Mary Poppins Returns SoundtrackI have only the highest praise for Mary Poppins Returns and now I shall do the same in my review of the soundtrack. From the first note of track one to the last chord of the end credits, the entire 1 hour and 18 minutes is a magical aural experience. Marc Shaiman and Scott Wittman play your heart strings and touch your soul in every original piece for what I consider to be the greatest film of the decade.

A word of caution to any spoiler haters, you will want to wait for the soundtrack until after seeing the film. While the lyrics don’t give away everything, many of the main plot elements are revealed in the songs. But if your heart can’t wait and needs a pick-me-up, then by all means listen away. Off we go!

There are nine original songs on the soundtrack, with a few reprises towards the end. “(Underneath the) Lovely London Sky” bookends the film and the song selection on the soundtrack. In my opinion, it hasn’t gotten enough love (yet) and after seeing the film, was stuck in my head more than any other. I became very emotional about 30-seconds into this number in the theater and experienced a similar relapse while listening. It’s a gem of a song and one of my favorites from the film.

The “Overture” is track two and indeed, it comes after the first song in the film. It’s a nice, quick little sample of most of the melodies you will hear on the soundtrack. The most used in the score is from “Can You Imagine That?,” an incredibly catchy and fun melody that is somewhat reminiscent of “A Spoonful of Sugar.”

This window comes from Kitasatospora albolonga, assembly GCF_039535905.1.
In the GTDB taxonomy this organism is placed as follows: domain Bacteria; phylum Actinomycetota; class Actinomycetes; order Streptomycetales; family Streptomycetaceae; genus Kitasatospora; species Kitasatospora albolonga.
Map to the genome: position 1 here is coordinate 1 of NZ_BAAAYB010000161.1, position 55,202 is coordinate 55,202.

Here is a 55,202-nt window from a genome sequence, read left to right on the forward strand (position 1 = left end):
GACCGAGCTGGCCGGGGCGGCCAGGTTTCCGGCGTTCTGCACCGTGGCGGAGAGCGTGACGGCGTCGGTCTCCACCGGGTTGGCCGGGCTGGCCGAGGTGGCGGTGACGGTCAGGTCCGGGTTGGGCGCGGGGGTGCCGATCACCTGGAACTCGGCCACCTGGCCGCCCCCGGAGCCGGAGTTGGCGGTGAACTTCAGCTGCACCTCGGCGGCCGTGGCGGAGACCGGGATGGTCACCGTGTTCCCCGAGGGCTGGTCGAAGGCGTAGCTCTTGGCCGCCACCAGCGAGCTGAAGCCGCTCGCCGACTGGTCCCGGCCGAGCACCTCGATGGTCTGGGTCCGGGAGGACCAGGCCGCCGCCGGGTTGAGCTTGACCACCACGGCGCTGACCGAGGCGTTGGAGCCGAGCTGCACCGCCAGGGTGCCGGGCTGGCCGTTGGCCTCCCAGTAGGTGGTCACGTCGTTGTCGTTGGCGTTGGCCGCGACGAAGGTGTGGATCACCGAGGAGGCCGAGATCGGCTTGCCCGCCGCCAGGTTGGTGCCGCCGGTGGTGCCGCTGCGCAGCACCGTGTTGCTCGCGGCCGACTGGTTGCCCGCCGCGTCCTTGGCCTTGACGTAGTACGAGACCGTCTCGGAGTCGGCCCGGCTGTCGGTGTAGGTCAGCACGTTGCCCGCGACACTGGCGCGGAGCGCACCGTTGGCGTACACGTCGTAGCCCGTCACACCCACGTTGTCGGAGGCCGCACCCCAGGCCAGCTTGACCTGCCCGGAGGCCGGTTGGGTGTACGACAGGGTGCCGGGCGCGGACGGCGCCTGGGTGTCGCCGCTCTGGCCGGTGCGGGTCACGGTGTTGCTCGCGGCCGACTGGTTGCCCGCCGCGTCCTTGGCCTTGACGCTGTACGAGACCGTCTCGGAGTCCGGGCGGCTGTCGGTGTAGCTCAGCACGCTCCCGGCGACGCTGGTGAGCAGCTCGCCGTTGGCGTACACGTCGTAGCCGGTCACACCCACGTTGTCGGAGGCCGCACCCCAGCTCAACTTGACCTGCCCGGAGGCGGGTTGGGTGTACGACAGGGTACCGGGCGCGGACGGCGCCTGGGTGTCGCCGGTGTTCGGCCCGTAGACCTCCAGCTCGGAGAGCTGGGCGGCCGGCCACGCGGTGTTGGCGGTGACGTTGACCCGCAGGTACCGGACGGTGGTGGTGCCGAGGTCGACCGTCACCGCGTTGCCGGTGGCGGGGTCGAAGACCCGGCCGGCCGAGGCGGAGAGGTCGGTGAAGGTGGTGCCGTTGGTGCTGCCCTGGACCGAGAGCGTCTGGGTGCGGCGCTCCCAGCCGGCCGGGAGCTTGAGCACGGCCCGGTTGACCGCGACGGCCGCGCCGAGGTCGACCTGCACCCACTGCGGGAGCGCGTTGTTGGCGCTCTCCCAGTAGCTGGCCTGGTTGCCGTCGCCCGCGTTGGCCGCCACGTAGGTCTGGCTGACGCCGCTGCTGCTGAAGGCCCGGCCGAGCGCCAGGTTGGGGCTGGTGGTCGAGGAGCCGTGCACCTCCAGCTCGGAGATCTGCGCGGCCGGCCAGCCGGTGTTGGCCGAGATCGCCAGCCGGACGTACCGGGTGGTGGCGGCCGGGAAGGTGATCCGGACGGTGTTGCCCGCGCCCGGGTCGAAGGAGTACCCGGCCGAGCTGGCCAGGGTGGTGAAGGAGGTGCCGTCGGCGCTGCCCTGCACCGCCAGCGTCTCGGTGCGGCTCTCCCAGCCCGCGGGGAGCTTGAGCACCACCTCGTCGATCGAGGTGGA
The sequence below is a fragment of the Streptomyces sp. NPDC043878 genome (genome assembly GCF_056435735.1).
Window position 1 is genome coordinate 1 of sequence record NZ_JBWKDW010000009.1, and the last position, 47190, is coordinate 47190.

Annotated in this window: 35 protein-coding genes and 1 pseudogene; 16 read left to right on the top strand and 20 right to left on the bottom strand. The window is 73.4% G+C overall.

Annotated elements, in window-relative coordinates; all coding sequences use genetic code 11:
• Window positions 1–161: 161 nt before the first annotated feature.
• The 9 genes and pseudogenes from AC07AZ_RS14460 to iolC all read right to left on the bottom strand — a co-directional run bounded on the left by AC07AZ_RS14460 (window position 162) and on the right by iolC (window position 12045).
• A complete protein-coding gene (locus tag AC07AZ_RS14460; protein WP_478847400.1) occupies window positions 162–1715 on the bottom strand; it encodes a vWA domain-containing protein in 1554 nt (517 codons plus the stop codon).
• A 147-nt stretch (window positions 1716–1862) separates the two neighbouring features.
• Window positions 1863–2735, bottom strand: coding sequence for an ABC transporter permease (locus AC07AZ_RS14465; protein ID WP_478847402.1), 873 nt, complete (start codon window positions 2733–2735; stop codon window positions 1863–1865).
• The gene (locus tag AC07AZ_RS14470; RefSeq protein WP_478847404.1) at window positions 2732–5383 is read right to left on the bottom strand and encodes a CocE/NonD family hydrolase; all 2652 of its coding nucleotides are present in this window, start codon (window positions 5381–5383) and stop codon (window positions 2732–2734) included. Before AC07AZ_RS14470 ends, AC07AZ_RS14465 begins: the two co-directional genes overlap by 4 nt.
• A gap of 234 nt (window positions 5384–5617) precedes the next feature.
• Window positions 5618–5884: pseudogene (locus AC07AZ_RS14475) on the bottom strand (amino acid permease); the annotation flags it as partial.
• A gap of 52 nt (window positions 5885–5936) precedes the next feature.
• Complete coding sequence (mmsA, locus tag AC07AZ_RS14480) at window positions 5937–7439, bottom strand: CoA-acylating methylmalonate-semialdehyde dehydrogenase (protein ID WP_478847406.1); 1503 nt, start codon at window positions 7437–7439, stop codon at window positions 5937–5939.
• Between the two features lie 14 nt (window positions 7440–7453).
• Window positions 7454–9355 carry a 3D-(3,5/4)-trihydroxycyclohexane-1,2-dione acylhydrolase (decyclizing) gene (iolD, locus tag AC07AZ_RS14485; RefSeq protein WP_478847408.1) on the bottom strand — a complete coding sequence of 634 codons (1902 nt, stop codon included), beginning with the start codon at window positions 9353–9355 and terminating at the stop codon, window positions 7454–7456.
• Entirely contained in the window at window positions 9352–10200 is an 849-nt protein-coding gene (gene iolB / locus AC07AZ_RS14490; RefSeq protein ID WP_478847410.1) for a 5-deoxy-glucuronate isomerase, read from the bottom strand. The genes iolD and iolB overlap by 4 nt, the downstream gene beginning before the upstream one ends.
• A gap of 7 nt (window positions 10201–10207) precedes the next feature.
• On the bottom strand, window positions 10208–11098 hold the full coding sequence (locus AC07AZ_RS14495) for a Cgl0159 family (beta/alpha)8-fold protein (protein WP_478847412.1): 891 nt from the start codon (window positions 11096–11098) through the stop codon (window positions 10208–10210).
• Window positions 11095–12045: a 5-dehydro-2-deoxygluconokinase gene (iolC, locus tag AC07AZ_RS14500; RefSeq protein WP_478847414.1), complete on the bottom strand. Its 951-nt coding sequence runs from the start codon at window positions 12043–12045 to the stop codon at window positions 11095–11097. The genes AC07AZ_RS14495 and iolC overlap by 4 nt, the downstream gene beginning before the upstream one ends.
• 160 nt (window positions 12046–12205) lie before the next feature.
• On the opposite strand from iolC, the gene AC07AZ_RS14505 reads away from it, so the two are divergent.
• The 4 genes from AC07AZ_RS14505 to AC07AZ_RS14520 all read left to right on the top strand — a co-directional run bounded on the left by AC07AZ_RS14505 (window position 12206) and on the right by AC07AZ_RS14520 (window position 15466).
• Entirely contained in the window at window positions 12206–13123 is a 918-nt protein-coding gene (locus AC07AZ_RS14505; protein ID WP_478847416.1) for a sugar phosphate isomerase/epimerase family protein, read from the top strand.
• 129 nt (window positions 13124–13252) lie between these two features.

There are two songs during the 2D animated sequence, which are “The Royal Doulton Music Hall” and “A Cover is Not the Book,” although a third track called “Introducing Mary Poppins” is actually just a lead-in to one of them with dialogue. I find “The Royal Doulton Music Hall” to be the most forgettable song in the score, while “A Cover is Not the Book” is a very fun upbeat number with a bridge that serves as a showcase for Lin-Manuel Miranda’s rap skills, reminiscent of Bert’s recital of all of the ladies who don’t hold a candle to Mary Poppins from “Jolly Holliday.”

If there is a “Feed the Birds” in the film, it’s “The Place Where Lost Things Go.” It’s an emotional moment in the film and it draws out a similar reaction on the soundtrack. Of all the songs, this is the one I would put my money behind for awards season (although it was already snubbed by the Golden Globes).

“Trip a Little Light Fantastic” is a 7-minute splashy song and dance spectacle that gives “Step in Time” some heavy competition for the greatest musical number in all of film history. It’s a very fun song and an empowering one at that. And another favorite of mine is saved for almost last, “Nowhere to Go but Up,” performed by legendary actress Angela Lansbury. It may leave you sad in the film that it’s all coming to an end, but you can listen to it again and again on the soundtrack.

In addition to the “Overture,” there are thirteen orchestral tracks with a sampling of the film’s score, which has thankfully received a Golden Globe nomination. It repeats many of the melodies from the songs (mostly “Can You Imagine That?”), but Sherman Brothers fans will delight in the sporadic sampling of songs from the original film.

This soundtrack comes with a lifetime guarantee to lift your spirits and make you feel like a child again anytime you need a pick me up. It’s a transformative experience, restoring you to the person you were before adulthood muddied you up. I don’t care who you are, you need a little Mary Poppins in your life and the soundtrack to Mary Poppins Returns repeatedly delivers.